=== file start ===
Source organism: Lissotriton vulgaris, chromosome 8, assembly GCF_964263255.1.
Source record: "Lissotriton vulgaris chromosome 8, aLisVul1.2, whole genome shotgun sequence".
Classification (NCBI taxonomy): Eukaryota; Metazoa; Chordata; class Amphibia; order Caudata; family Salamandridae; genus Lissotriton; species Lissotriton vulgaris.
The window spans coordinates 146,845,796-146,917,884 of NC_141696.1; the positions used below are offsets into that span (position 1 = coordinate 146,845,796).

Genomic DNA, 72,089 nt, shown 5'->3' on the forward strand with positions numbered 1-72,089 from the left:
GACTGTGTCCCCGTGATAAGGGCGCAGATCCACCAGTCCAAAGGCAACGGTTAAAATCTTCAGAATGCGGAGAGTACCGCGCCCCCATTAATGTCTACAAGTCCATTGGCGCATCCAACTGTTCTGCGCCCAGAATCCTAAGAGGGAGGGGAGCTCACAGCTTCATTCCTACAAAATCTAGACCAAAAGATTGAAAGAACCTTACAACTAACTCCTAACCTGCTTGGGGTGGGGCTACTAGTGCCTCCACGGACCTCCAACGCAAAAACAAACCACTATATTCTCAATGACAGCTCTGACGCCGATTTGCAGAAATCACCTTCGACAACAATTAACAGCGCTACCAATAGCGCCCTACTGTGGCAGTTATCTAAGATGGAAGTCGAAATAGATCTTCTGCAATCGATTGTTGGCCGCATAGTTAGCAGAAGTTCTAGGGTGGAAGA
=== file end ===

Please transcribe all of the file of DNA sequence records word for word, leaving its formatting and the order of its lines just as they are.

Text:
Source organism: Lissotriton vulgaris, chromosome 8, assembly GCF_964263255.1.
Source record: "Lissotriton vulgaris chromosome 8, aLisVul1.2, whole genome shotgun sequence".
Classification (NCBI taxonomy): Eukaryota; Metazoa; Chordata; class Amphibia; order Caudata; family Salamandridae; genus Lissotriton; species Lissotriton vulgaris.
The window spans coordinates 146,845,796-146,917,884 of NC_141696.1; the positions used below are offsets into that span (position 1 = coordinate 146,845,796).

Genomic DNA, 72,089 nt, shown 5'->3' on the forward strand with positions numbered 1-72,089 from the left:
GACTGTGTCCCCGTGATAAGGGCGCAGATCCACCAGTCCAAAGGCAACGGTTAAAATCTTCAGAATGCGGAGAGTACCGCGCCCCCATTAATGTCTACAAGTCCATTGGCGCATCCAACTGTTCTGCGCCCAGAATCCTAAGAGGGAGGGGAGCTCACAGCTTCATTCCTACAAAATCTAGACCAAAAGATTGAAAGAACCTTACAACTAACTCCTAACCTGCTTGGGGTGGGGCTACTAGTGCCTCCACGGACCTCCAACGCAAAAACAAACCACTATATTCTCAATGACAGCTCTGACGCCGATTTGCAGAAATCACCTTCGACAACAATTAACAGCGCTACCAATAGCGCCCTACTGTGGCAGTTATCTAAGATGGAAGTCGAAATAGATCTTCTGCAATCGATTGTTGGCCGCATAGTTAGCAGAAGTTCTAGGGTGGAAGA